The Chance to Dance: Part 1

The Chance to Dance

First of a Series

In the classic musical, “A Chorus Line,” the character Cassie sings, “All I ever needed was the music and the mirror/And the chance to dance for you.”

No one really knows when dance entered human experience. There are paintings dating back more than 9,000 years that show figures in what we think of as dance. There isn’t a culture on the planet that doesn’t engage in some form of dance. Whether learned as part of ritual or as part of a discipline such as ballet or contemporary dance, the desire to move rhythmically and expressively is inherently human, and we idolize the grace and beauty of the human form in motion.

No wonder that ballerinas have shown up in play. Barbie’s roles have been danced by Maria Kuroski of the New York City Ballet and has been featured in movies of “Swan Lake,” “Barbie and the 12 Dancing Princesses” and “The Nutcracker,” delighting little girls and inspiring them to dance, as I learned when I went to the open casting call for the three U.S. companies of the musical “Billy Elliot” last weekend. More than 200 girls came from all over the U.S. and as far away as Australia for a chance to be one of the group of girls who appear in the show. When I asked some of the girls on the line what their first inspiration was for wanting to dance, many of them said “Barbie,” and cited one of her movies and the dolls. The words, “pretty,” “magical” and the phrase “made me want to dance, too;” peppered their excited conversations as they waited on a line that was more than a city block long.

Trying to be a serious dancer, however, is more than play. To qualify for the auditions, the girls had to be between the ages of 8 and 12, no more than 4’10” tall and able to perform ballet, jazz and tap. Some of the girls had been dancing since they were 2 years old, and the three girls on the front of the line got to the auditions at 6:30 in the morning.

Sleepy, but supportive, parents accompanied the girls as the girls talked with one another and shared their excitement. “This is what she wants to do,” was the refrain of many of the parents, and while most of the parents, and the girls, knew that getting cast was a very long shot, every one of them believed that the experience would be good for them. In fact, it was amazing to hear the maturity of the attitudes of many of the girls, some of whom already had professional experience, though they weren’t yet 10. They knew that they were trying and wanted to do the best they could, but they were very realistic about their chances of getting picked.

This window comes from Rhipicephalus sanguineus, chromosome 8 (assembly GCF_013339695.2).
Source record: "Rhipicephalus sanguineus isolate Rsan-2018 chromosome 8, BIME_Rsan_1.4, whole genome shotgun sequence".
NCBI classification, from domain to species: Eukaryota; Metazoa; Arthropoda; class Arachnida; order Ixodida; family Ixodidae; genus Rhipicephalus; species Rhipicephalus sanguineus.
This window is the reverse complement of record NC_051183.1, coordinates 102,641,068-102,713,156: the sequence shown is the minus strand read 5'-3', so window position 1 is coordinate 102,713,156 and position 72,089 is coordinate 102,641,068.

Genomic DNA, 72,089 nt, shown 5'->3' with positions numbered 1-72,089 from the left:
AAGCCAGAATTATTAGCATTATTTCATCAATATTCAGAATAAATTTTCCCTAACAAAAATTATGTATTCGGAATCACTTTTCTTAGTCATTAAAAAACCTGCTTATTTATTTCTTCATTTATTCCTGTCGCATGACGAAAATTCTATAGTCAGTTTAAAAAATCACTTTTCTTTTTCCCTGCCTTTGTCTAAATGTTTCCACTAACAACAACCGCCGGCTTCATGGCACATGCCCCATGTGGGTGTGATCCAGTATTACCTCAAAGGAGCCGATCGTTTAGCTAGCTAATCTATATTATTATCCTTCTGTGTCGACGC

Still, while a professional dance career may not be in the offing for many girls (The odds are about as good as becoming a professional athlete.), the benefits of dancing and in particular the study of dance and ballet is wonderful. Girls in dance classes get many of the advantages of boys in team sports. There is the sense of camaraderie, shared learning and self-esteem that comes from mastering dance and the technique.


There is the understanding of process and the time it takes to become truly proficient at something. Many of the girls on the line last Saturday said that they danced between 15 and 20 hours every week. Then, there is the self-confidence that comes from performing that will help these girls in anything they do. I have to say, self-confidence was not lacking in the girls I met last Saturday.

Most of all, it was inspiring to be among a group of kids who were doing something that they loved, who accepted the demands and sacrifices that come with the territory, and were thrilled beyond belief to be standing on a cool sidewalk on a fall-like morning because at the very least they were going to dance on a real Broadway stage.

NEXT: We go inside and watch the auditions and talk to the amazing woman who’s job it is to pick the right little girls for the show from the thousands she sees each year.

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